Marijuana has been around for centuries so it’s not surprising that many historical figures have been known to use marijuana. Here is a selection of famous and innovative people who are known (or evidence suggests) to have enjoyed marijuana.
William Shakespeare was a 16th century English playwright who is widely considered to be one of the greatest, if not the greatest, dramatists of all time. His plays, which include such classics such Romeo and Juliet, King Lear, and Hamlet, are still performed, adapted, and admired today.
Researchers found traces of cannabis on clay pipes which came from Shakespeare’s home in Stratford-Upon-Avon. We can’t be certain that those pipes belonged to Shakespeare himself, but we know they were made in the 17th century (Shakespeare died in 1616), and they were found on his property. Shakespeare also wrote about a “noted weed” in one of his sonnets.
Queen Victoria ruled the British Empire from 1837 until 1901. Victoria was an extremely powerful woman, and, like all women, was visited each month by her pesky Aunt Flo. Unlike most women, however, Queen Victoria had her pick of the best physicians, all of whom wanted to make their queen comfortable, which is why her private physician, Sir J. Russell Reynolds, prescribed marijuana for her menstrual cramps. In an 1890 issue of The Lancet, one of the world’s oldest and most respected medical journals, Reynolds wrote that marijuana is “one of the most valuable medicines we possess.”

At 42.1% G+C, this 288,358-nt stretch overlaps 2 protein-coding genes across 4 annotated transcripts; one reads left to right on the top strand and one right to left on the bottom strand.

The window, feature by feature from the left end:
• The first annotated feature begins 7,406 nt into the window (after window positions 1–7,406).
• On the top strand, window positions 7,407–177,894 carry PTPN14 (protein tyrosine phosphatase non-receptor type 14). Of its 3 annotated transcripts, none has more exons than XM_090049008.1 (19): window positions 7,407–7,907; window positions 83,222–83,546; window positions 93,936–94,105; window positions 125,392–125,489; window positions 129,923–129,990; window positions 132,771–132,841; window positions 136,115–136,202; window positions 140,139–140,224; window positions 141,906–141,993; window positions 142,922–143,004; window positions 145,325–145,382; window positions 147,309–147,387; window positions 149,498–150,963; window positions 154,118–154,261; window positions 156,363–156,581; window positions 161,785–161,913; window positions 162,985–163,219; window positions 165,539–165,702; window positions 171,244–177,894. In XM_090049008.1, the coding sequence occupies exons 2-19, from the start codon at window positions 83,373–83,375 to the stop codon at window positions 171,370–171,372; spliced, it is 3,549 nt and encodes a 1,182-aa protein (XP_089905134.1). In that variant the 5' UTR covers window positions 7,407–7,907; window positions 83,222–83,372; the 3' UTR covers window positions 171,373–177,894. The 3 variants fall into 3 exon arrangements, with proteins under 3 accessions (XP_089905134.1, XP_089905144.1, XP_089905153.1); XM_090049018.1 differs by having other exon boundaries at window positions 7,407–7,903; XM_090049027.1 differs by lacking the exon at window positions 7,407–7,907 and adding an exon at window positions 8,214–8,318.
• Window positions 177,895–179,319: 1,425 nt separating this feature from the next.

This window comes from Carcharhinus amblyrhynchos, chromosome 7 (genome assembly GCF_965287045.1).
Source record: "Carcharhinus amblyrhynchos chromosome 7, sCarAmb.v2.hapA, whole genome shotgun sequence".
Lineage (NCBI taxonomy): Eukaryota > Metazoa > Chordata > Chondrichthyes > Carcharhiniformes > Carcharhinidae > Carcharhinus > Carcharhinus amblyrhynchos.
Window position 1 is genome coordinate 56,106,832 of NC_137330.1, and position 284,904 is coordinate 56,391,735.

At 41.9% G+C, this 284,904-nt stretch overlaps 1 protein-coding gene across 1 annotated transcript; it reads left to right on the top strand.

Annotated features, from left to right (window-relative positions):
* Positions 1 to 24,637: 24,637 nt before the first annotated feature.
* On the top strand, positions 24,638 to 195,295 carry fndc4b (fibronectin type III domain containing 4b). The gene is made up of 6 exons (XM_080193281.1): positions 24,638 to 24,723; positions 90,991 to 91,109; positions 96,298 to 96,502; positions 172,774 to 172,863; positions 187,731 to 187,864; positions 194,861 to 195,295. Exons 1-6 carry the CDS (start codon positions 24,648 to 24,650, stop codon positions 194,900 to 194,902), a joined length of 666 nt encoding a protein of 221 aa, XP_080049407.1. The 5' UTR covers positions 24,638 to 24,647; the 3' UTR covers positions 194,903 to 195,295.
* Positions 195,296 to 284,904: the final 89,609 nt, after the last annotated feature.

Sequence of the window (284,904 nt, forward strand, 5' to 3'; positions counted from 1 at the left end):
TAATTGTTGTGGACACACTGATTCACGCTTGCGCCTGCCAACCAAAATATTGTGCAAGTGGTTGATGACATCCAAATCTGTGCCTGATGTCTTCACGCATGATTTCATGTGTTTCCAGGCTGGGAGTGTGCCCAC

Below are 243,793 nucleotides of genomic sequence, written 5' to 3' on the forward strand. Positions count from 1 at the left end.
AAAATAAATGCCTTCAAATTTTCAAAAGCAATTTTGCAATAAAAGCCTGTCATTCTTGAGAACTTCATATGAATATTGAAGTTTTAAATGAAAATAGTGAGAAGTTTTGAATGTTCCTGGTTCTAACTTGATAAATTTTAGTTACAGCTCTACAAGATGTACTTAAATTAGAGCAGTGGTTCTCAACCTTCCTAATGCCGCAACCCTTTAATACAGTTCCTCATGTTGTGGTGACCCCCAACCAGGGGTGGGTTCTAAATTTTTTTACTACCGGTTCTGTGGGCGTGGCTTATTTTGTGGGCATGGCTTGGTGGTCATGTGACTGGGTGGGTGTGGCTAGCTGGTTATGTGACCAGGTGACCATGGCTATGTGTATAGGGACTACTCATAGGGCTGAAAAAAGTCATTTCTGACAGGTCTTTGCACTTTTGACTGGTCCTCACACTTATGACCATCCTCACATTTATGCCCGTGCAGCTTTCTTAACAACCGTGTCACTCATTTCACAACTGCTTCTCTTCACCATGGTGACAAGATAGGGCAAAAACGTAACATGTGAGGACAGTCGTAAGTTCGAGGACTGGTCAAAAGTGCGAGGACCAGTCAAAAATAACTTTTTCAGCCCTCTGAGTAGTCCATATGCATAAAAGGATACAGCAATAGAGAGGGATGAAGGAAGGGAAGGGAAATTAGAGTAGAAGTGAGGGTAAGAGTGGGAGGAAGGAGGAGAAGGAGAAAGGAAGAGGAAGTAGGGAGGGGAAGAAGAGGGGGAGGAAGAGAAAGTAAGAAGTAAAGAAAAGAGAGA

This is the woman who embodied that repressed time period, during which it was considered scandalous to even say the word “leg” in mixed company. So, it is awesome to think that the woman who led a nation in wearing corsets and eschewing all mention of bodily functions was secretly taking marijuana in order to cope with her PMS.
James Monroe was the 5th president of the United States. He was a representative at the Continental Congress, and before becoming president, he served as minister to both France and Britain.
In his book, The Great Book of Hemp, Rowan Robinson wrote that Monroe “was introduced to hashish while he was serving as ambassador to France, and he continued to enjoy the smoke until he was seventy-three years old.”
Rumors abound that many of our Founding Fathers used marijuana, but most lack definitive proof. Robinson’s account of Monroe smoking hashish when he went to France is the most solid source for any of these claims. If it’s true, this would mean that Monroe would have continued smoking marijuana while he was in the White House.
The pharaohs presided over a great civilization on the banks of the Nile River. Dynasties in Ancient Egyptian first gained power in 3150 BC and lasted, in varying lines and kingdoms, until 30 BC.